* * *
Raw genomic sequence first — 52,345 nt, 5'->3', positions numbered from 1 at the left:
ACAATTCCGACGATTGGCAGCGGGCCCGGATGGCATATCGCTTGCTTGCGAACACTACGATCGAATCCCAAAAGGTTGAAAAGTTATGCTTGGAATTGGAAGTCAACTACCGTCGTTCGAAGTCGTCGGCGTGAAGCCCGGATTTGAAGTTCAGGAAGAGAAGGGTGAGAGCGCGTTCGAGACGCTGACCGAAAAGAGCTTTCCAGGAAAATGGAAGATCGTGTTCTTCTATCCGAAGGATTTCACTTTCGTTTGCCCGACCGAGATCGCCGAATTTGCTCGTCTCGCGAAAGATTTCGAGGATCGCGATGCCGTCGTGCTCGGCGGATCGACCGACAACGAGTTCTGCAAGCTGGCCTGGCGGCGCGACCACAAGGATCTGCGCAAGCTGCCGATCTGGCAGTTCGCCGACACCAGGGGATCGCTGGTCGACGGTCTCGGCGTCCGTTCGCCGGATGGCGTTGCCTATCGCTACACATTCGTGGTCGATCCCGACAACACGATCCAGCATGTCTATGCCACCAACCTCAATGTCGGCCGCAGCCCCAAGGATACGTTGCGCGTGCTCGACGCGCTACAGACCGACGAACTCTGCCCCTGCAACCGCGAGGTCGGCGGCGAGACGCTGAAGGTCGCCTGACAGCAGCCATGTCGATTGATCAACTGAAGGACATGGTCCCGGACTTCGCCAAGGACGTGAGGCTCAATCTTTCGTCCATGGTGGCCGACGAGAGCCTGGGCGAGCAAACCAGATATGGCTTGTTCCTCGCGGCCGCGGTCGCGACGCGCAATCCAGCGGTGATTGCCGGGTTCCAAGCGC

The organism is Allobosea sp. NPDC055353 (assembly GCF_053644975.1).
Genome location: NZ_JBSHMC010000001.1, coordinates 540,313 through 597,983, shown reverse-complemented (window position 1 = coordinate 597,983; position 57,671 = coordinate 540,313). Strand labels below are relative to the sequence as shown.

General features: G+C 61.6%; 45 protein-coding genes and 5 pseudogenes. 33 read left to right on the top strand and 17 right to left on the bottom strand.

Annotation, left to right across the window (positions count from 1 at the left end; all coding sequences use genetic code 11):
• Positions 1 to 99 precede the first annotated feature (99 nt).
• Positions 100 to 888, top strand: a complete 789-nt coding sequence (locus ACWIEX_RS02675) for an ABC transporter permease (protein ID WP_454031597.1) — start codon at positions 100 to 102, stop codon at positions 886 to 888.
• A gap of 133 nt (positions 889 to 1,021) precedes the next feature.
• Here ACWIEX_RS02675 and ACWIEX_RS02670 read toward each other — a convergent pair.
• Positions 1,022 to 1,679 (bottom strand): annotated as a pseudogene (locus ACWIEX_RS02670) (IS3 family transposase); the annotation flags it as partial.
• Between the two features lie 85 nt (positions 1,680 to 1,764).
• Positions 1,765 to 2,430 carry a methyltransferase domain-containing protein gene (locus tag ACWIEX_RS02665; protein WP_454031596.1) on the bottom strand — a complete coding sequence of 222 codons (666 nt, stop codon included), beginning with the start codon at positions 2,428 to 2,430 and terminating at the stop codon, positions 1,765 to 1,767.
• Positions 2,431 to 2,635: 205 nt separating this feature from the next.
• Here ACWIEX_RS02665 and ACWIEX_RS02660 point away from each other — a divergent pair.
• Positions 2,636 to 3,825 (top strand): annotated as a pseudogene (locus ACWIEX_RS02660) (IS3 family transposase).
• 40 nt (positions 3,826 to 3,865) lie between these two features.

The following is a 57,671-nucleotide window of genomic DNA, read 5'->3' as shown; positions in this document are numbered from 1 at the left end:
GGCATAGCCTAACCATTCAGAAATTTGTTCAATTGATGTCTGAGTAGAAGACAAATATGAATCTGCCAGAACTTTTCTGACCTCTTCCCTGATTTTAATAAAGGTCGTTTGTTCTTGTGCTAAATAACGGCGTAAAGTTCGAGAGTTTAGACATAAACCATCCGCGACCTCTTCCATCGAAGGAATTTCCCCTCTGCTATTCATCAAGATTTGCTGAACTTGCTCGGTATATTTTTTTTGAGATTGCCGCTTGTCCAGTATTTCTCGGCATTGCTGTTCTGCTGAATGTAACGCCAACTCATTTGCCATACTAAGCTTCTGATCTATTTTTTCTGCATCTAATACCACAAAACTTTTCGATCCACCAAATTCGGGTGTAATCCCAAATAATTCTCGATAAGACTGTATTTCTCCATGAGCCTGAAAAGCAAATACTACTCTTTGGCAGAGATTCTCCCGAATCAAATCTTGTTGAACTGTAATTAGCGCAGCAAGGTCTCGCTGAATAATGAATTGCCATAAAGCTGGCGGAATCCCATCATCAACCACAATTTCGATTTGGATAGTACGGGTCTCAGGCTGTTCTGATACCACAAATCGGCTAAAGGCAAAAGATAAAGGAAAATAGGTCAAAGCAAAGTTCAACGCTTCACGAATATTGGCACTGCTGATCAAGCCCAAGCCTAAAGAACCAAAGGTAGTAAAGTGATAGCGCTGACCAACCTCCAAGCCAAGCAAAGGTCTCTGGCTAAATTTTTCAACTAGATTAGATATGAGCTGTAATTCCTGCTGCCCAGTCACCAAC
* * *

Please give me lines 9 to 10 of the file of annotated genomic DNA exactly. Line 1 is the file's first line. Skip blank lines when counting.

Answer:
• A gap of 133 nt (positions 889 to 1,021) precedes the next feature.
• Here ACWIEX_RS02675 and ACWIEX_RS02670 read toward each other — a convergent pair.